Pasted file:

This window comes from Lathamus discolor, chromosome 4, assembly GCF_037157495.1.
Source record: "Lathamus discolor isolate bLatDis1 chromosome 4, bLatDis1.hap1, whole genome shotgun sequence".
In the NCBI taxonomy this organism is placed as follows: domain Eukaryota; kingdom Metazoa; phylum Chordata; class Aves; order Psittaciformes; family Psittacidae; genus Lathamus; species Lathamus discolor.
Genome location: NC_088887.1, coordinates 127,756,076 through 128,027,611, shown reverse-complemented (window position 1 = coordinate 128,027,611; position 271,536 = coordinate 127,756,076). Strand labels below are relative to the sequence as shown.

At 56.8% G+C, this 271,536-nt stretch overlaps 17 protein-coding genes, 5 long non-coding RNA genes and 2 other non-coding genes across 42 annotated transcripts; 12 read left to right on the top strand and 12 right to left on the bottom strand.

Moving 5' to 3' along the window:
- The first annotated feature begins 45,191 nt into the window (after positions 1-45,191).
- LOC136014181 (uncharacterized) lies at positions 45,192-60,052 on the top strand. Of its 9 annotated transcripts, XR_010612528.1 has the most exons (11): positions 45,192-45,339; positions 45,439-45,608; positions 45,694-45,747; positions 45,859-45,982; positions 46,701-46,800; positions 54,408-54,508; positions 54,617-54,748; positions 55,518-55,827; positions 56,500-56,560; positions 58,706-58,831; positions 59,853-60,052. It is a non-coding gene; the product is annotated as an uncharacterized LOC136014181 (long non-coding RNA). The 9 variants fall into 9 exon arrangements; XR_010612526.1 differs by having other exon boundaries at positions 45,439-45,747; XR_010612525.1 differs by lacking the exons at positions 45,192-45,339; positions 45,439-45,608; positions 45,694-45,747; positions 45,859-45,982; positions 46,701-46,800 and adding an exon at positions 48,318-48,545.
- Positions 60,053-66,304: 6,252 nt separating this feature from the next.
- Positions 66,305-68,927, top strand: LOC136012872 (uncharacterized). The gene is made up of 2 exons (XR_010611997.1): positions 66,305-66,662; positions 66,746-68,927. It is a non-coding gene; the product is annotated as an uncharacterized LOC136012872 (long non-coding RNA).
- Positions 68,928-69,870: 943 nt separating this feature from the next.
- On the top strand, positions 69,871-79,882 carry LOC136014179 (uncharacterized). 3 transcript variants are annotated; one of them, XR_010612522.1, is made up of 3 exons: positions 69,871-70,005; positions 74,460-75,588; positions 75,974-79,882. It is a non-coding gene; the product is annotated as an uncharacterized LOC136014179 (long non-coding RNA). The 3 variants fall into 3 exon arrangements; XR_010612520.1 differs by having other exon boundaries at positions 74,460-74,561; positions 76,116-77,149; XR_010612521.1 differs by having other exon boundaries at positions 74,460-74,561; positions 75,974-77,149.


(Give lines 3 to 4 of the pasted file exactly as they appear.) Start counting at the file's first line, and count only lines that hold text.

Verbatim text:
In the NCBI taxonomy this organism is placed as follows: domain Eukaryota; kingdom Metazoa; phylum Chordata; class Aves; order Psittaciformes; family Psittacidae; genus Lathamus; species Lathamus discolor.
Genome location: NC_088887.1, coordinates 127,756,076 through 128,027,611, shown reverse-complemented (window position 1 = coordinate 128,027,611; position 271,536 = coordinate 127,756,076). Strand labels below are relative to the sequence as shown.